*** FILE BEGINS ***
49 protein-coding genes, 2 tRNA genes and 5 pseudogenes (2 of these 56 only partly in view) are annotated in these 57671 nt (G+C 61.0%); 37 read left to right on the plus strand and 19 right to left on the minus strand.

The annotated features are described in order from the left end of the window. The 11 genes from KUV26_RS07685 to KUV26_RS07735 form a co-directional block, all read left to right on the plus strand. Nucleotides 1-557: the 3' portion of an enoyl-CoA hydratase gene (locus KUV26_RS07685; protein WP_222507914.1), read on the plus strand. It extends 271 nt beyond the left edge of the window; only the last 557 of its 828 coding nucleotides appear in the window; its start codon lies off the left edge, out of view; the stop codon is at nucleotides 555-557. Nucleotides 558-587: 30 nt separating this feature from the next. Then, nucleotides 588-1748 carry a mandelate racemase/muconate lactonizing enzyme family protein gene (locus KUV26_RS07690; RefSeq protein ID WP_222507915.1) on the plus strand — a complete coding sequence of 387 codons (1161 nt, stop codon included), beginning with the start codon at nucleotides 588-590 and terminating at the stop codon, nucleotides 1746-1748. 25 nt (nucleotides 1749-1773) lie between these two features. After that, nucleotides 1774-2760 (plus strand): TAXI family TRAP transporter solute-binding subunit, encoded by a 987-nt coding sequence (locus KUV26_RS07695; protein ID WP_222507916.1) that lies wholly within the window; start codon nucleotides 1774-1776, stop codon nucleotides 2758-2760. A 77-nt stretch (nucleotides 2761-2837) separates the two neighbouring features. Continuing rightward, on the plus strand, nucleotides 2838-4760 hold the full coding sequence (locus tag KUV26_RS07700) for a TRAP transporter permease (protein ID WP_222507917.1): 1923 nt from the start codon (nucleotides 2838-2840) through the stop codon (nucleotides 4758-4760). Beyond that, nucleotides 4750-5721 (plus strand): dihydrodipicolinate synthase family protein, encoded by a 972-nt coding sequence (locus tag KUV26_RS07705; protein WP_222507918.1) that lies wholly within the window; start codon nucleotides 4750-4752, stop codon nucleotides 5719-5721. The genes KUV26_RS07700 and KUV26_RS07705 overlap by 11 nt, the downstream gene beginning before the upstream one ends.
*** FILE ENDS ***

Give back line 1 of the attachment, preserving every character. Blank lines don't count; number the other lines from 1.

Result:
49 protein-coding genes, 2 tRNA genes and 5 pseudogenes (2 of these 56 only partly in view) are annotated in these 57671 nt (G+C 61.0%); 37 read left to right on the plus strand and 19 right to left on the minus strand.